Miss Isabella Tappan is planning to come to Ravenna at an early date and visit the scenes of her grandfather's settlements and his pioneer activities.

On his way from Massachusetts Benjamin Tappan fell in with David Hudson who was on his way to found the well known college town, and they boated together as far as Boston, Summit County, where they separated for their respective destinations.

Boat Shattered

Preceding this, Tappan and, Hudson overtook Elias Harmon and his wife, who were in a small boat on their way to Mantua. They nearly capsized in the ice filled waters of the Niagara River and when in Lake Erie their boats were driven to land off the shores of Ashtabula County. Harmon's boat was shattered and he and his wife had to complete their journey overland. Tappan and Hudson sailed along the shores of the lake to Cleveland where they entered the Cuyahoga River and they were forced to land at Boston.

Although the waters of the Cuyahoga were of wider and deeper flow then than now, the voyagers reached the place of shoals shown in the picture, about an eighth of a mile from the present highway bridge in the hamlet of Boston that made further progress impossible without portage to deeper water up stream. They landed with their goods, and leaving his possessions in a tent in charge of one of his men, Tappan set out with Benjamin Bigsby to find his way through the unchartered wilds to Ravenna, fully twenty five miles away. By cutting and slashing and blazing of trees, they finally reached the old Indian trail near the present Standing Rock cemetery in Kent. Tappan started from Boston with a yoke of oxen and a sled on which he loaded some of his farming utensils.

Had Only 1 Left

The death of one of his oxen left him in a vast forest without a team and with but a single dollar in money. But defeat was not written in his vocabulary. He dispatched one of his men through the woods to Erie, Pa., a hundred miles away, for a loan of money, which was obtained from Captain Lyman, commander at the fort. Tappan himself went on to Youngstown where he bought an ox on credit, thus enabling him to get his belongings to Ravenna and begin his settlement. Returning to Boston for a second load, he found that his remaining goods had been abandoned, his man gone, and the tent plundered. These unexpected delays and losses made it impossible for him to complete his cabin before January, 1800, when he took shelter under its roof with Bigsby.

The river over which he made his way resembles a mountain stream at places, winding its sinuous course through a valley walled with wooded hills, picturesque and of labyrinth beauty. The roadway skirts the edges of deep ravines at places, warning automobile drivers against speed or carelessness.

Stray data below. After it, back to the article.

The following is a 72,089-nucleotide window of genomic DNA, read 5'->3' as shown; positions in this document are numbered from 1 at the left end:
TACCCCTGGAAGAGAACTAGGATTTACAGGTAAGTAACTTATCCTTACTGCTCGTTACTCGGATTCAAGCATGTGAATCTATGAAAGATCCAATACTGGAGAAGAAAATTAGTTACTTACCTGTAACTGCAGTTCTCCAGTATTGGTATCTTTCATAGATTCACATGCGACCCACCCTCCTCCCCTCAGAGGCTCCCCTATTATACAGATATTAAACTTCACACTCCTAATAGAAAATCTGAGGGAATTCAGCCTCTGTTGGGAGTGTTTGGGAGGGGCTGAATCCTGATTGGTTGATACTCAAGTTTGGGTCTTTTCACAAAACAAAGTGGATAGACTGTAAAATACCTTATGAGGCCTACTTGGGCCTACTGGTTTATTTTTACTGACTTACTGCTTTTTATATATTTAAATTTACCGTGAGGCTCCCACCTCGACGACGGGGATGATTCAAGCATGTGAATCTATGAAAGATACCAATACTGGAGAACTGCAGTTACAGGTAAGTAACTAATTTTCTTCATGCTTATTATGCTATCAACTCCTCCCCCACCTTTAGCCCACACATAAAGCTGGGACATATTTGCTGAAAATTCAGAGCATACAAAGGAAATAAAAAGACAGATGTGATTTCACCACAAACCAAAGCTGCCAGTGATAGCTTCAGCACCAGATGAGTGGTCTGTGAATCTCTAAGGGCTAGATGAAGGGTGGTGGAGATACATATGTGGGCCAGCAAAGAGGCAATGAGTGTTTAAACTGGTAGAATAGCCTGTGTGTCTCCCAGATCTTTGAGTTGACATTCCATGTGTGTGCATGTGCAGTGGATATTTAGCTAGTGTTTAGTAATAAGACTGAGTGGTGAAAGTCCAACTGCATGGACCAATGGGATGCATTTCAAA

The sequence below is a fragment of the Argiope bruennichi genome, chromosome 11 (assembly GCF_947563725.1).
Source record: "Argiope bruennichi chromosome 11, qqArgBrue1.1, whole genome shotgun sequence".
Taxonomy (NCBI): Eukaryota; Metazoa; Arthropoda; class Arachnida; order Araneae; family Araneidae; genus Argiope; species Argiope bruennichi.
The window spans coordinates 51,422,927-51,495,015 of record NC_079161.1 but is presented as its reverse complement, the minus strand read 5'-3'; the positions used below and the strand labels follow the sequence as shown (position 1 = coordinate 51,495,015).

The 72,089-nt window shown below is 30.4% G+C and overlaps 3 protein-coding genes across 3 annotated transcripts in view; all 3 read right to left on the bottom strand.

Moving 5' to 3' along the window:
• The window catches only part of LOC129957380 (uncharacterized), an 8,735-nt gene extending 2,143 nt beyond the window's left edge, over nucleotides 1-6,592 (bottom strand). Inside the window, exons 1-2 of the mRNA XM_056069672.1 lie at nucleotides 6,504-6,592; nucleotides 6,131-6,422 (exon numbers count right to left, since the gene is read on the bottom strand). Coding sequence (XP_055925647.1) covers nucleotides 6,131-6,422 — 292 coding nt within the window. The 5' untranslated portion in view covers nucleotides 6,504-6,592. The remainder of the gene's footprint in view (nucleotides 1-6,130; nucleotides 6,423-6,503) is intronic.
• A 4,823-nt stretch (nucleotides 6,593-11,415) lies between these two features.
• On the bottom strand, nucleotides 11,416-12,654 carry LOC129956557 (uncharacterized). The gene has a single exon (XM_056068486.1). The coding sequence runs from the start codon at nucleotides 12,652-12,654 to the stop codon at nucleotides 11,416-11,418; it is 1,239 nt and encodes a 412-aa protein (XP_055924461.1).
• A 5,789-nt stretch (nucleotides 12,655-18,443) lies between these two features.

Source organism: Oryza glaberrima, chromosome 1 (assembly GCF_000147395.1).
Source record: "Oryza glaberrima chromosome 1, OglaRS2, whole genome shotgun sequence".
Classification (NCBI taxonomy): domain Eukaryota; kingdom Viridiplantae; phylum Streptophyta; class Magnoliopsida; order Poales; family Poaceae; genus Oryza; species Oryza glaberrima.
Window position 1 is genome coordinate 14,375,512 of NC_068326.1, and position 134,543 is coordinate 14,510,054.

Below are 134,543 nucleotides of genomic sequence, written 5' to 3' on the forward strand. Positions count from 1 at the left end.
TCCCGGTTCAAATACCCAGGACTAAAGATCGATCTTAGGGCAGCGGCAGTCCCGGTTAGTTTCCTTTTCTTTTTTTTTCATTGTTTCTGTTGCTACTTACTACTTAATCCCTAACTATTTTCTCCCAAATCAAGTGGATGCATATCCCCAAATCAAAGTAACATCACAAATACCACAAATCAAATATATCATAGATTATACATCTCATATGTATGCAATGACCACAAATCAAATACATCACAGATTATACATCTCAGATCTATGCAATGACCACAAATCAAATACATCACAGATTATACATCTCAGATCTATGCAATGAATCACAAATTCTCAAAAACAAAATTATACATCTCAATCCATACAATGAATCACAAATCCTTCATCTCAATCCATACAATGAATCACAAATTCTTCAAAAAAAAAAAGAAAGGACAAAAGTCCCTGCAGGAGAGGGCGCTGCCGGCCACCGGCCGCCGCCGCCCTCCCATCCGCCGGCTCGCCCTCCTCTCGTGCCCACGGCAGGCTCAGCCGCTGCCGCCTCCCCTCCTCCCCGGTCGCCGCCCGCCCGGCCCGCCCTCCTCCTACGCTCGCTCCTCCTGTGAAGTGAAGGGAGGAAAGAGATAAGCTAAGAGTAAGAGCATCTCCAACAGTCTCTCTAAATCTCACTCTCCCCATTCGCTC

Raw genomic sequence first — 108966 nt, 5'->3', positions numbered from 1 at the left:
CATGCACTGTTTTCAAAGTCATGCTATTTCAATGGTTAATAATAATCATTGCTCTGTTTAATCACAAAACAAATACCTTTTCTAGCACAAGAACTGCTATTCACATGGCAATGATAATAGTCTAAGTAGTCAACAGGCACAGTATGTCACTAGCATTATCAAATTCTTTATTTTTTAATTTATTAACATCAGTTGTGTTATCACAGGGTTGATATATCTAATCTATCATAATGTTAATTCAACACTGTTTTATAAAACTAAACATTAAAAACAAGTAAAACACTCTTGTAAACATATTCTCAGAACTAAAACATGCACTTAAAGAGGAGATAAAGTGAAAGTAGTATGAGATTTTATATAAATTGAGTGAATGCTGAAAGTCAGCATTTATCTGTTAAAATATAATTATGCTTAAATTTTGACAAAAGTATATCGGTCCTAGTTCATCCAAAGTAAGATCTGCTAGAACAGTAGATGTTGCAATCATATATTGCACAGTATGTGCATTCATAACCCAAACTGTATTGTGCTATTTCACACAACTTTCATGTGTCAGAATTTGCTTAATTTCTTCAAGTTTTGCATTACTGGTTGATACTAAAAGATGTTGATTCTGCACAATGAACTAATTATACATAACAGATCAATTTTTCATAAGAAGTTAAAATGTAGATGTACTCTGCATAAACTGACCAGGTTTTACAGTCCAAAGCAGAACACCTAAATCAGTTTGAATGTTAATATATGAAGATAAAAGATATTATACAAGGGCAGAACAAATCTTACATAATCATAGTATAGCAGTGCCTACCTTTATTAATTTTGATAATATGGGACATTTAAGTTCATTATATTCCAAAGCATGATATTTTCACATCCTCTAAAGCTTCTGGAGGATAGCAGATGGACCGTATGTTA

Boston is a hamlet of about 200 population, with a post office, church and the usual complement of country stores. There is a grade school house of concrete blocks in which pupils are prepared for high school at Peninsula, two miles away.

The idle plant of the Chase bag manufactory closed about ten years ago and employing upward of one hundred hands, tells a story of former industrial life.

Used By Perry

Near the bridge that spans the bed of the defunct Ohio canal is a well preserved building of spacious size erected at the opening of the canal in 1827 for a warehouse and store, located within fourteen feet of the water. It was formerly owned by Philander Hall of Akron and now is the property and home of Mrs. Catherine Kogut, whose son, Joe, and daughters, Miss Mary Kogut and Mrs. Kate Senft, are living with her.

It is said that Commodore Perry of Lake Erie battle fame floated some of the timbers for his fleet from old Portage, ten miles up the stream from Boston.

John Laube, Ravenna grocer across tracks from the Erie depot in Ravenna, formerly lived in Boston Township, and it is of interest to Ravenna people to know that Rev. Francis Mcllwain, who was Rector of Grace Church, Episcopal for nine years, was boom and reared in Peninsula.

From this epic of the woods it will be seen that wilderness home builders did not come into a life of easy doings and leisurely pleasure. And so it was with the man and woman who founded Ravenna and gave it name and prestige.

Lowrie Furnishes Photos

The accompanying pictures of Mr. and Mrs. Tappan, the river scene and the old Boston building were obtained by John Lowrie, 714 E. Spruce Ave., who made a special trip to Steubenville where he met Miss Isabella Tappan, who kindly loaned him the photographs of her honored grandparents, whose faces appear in local print for the first time Mr. Lowrie, who returned with Mrs. Lowrie from a world tour March, 1933, is deeply interested in pioneer history and in stories of the home life and experiences of the fathers and mothers who braved perils and privations to subdue the wilderness. His home is a museum of souvenirs and old time literature that delights lovers of research. It was he also who obtained the photograph of the place of Tappan landing by wading into the stream and picturing its swirling waters and scenic shores.